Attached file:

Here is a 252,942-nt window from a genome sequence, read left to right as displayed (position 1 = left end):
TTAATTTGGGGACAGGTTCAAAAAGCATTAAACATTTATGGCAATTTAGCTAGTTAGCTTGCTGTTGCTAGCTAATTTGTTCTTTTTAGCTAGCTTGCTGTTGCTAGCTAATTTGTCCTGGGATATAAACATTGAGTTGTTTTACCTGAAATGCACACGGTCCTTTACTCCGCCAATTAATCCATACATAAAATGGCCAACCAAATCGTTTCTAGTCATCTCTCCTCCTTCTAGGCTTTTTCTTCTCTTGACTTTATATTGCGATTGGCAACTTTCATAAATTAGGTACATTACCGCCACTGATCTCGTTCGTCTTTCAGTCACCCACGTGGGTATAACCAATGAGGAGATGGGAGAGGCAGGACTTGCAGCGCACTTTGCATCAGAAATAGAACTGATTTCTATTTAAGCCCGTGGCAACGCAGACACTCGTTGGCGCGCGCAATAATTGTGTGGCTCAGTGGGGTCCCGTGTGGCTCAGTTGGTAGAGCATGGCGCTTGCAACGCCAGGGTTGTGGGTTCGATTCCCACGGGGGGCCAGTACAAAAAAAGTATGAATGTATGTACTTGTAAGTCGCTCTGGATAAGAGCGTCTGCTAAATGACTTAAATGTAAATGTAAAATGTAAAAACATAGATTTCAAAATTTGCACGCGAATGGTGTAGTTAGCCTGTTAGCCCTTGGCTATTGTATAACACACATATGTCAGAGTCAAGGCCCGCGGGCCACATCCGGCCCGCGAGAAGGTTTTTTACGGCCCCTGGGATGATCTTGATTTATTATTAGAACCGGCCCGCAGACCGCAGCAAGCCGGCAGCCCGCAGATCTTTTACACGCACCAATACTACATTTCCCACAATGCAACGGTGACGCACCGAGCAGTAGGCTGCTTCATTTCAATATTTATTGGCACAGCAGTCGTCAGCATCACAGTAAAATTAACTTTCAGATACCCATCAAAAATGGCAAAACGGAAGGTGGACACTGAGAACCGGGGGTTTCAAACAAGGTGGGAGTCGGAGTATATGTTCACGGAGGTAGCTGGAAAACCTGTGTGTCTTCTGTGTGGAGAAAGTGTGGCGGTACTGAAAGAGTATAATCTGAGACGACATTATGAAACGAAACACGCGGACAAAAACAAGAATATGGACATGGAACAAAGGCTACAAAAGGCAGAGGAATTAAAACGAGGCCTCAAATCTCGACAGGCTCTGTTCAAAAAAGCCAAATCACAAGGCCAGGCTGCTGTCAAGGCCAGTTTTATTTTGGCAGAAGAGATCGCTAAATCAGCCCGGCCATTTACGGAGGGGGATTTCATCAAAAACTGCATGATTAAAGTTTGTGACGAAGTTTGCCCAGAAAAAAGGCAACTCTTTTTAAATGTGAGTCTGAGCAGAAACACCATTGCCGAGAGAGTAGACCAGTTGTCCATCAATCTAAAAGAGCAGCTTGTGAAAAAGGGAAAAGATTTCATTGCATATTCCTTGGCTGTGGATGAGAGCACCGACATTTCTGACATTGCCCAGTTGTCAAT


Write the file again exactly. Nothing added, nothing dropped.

Here is a 252,942-nt window from a genome sequence, read left to right as displayed (position 1 = left end):
TTAATTTGGGGACAGGTTCAAAAAGCATTAAACATTTATGGCAATTTAGCTAGTTAGCTTGCTGTTGCTAGCTAATTTGTTCTTTTTAGCTAGCTTGCTGTTGCTAGCTAATTTGTCCTGGGATATAAACATTGAGTTGTTTTACCTGAAATGCACACGGTCCTTTACTCCGCCAATTAATCCATACATAAAATGGCCAACCAAATCGTTTCTAGTCATCTCTCCTCCTTCTAGGCTTTTTCTTCTCTTGACTTTATATTGCGATTGGCAACTTTCATAAATTAGGTACATTACCGCCACTGATCTCGTTCGTCTTTCAGTCACCCACGTGGGTATAACCAATGAGGAGATGGGAGAGGCAGGACTTGCAGCGCACTTTGCATCAGAAATAGAACTGATTTCTATTTAAGCCCGTGGCAACGCAGACACTCGTTGGCGCGCGCAATAATTGTGTGGCTCAGTGGGGTCCCGTGTGGCTCAGTTGGTAGAGCATGGCGCTTGCAACGCCAGGGTTGTGGGTTCGATTCCCACGGGGGGCCAGTACAAAAAAAGTATGAATGTATGTACTTGTAAGTCGCTCTGGATAAGAGCGTCTGCTAAATGACTTAAATGTAAATGTAAAATGTAAAAACATAGATTTCAAAATTTGCACGCGAATGGTGTAGTTAGCCTGTTAGCCCTTGGCTATTGTATAACACACATATGTCAGAGTCAAGGCCCGCGGGCCACATCCGGCCCGCGAGAAGGTTTTTTACGGCCCCTGGGATGATCTTGATTTATTATTAGAACCGGCCCGCAGACCGCAGCAAGCCGGCAGCCCGCAGATCTTTTACACGCACCAATACTACATTTCCCACAATGCAACGGTGACGCACCGAGCAGTAGGCTGCTTCATTTCAATATTTATTGGCACAGCAGTCGTCAGCATCACAGTAAAATTAACTTTCAGATACCCATCAAAAATGGCAAAACGGAAGGTGGACACTGAGAACCGGGGGTTTCAAACAAGGTGGGAGTCGGAGTATATGTTCACGGAGGTAGCTGGAAAACCTGTGTGTCTTCTGTGTGGAGAAAGTGTGGCGGTACTGAAAGAGTATAATCTGAGACGACATTATGAAACGAAACACGCGGACAAAAACAAGAATATGGACATGGAACAAAGGCTACAAAAGGCAGAGGAATTAAAACGAGGCCTCAAATCTCGACAGGCTCTGTTCAAAAAAGCCAAATCACAAGGCCAGGCTGCTGTCAAGGCCAGTTTTATTTTGGCAGAAGAGATCGCTAAATCAGCCCGGCCATTTACGGAGGGGGATTTCATCAAAAACTGCATGATTAAAGTTTGTGACGAAGTTTGCCCAGAAAAAAGGCAACTCTTTTTAAATGTGAGTCTGAGCAGAAACACCATTGCCGAGAGAGTAGACCAGTTGTCCATCAATCTAAAAGAGCAGCTTGTGAAAAAGGGAAAAGATTTCATTGCATATTCCTTGGCTGTGGATGAGAGCACCGACATTTCTGACATTGCCCAGTTGTCAAT